Wellness Coaching is a service designed to help people identify and pursue a change they would like to make in an area of wellness. A Wellness Coach does not give advice; rather, the coach works collaboratively with the coachee (the person wanting to make the change or health improvement) to help him/her through a systematic process.
You can learn more about Wellness Coaching from the articles below, from the Words of Wellness articles on the "newsletter articles" tab, and from the Wellness Coaching Page of the UMDNJ Department of Psychiatric Rehabilitation and Counseling Professions.
What Wellness is …And How Might a Coach Help
Ideas of wellness and balance have been around for centuries. In 1961, Halbert Dunn started lecturing and writing articles about an idea he called “high level wellness.” Dr. Dunn stressed the importance of mind/body/spirit connections, the need for satisfactions and valued purposes, and a view of health as dramatically more than non-illness. He coined the term “high level wellness,” and defined it as “an integrated method of functioning of which the individual is capable within the environment.”
People everywhere are taking about and focusing on wellness, and the term “wellness center” is applied to a wide variety of programs and facilities in the community. Within our mental health community, we developed and follow the eight-dimension wellness model depicted above. Our institute has been at the forefront of developing and refining that model. We are also in the role of helping to develop, refine, and research the model of Wellness Coaching.
Wellness Coaching is a service designed to help people identify and pursue a change they would like to make in an area of wellness. A Wellness Coach does not give advice; rather, the coach works collaboratively with the coachee (the person wanting to make the change or health improvement) to help him/her through a systematic process, using the following steps:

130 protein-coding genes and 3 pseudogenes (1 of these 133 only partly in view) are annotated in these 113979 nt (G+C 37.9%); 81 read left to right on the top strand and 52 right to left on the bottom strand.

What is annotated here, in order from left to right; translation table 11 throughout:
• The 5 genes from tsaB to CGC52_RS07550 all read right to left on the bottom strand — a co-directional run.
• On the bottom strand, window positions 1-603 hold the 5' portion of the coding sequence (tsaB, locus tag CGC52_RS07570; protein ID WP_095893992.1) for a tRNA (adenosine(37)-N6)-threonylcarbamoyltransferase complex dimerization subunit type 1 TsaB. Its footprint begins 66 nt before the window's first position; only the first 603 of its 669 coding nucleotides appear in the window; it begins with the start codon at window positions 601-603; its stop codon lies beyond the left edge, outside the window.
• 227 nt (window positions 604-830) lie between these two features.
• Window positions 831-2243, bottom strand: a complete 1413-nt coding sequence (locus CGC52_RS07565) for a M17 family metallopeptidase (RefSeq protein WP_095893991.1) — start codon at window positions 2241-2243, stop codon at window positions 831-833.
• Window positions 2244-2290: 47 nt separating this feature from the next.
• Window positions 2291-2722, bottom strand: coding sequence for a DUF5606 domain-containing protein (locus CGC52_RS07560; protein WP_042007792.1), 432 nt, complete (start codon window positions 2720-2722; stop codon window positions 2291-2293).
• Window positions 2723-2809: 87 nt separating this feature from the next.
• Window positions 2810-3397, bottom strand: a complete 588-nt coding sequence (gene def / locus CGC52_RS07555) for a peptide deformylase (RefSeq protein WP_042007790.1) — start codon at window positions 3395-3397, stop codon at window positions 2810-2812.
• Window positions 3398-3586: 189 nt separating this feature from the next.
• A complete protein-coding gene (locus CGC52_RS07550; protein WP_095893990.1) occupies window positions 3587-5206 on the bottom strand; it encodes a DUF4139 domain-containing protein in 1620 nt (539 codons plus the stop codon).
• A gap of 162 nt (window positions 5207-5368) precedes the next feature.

The coach brings to the table expertise in following the steps of wellness coaching, tools for behavior change, and skill in communicating and allying with the coachee. The coachee brings the rest – desire, knowledge, experience. Wellness Coaching is time-limited; a few early face-to-face sessions will be followed with about 9-12 telephone follow-ups. Therefore, people do not use Wellness Coaching to address long-term changes from start to finish, but rather to get started on something, and build the habits, routines, and self-accountability they will need to sustain the change.
It might be helpful to think about the specific kinds of things a person might come to a coach for. Quitting a habit is a good example (it’s hard to find a person who does not have or did not used to have a habit they consider not so healthy). A person might start by saying s/he wants to give up smoking. The coach would help the person explore options (“cold turkey,” nicotine replacement, other medication assistance, support group, hypnotherapy, etc.—either separately or in various combinations). If the person says s/he has seen friends succeed using nicotine patches, and wants to try that approach, the coach would then help the person set the steps for finding out what helps others along with the patch, what schedule seems to be recommended, and so on.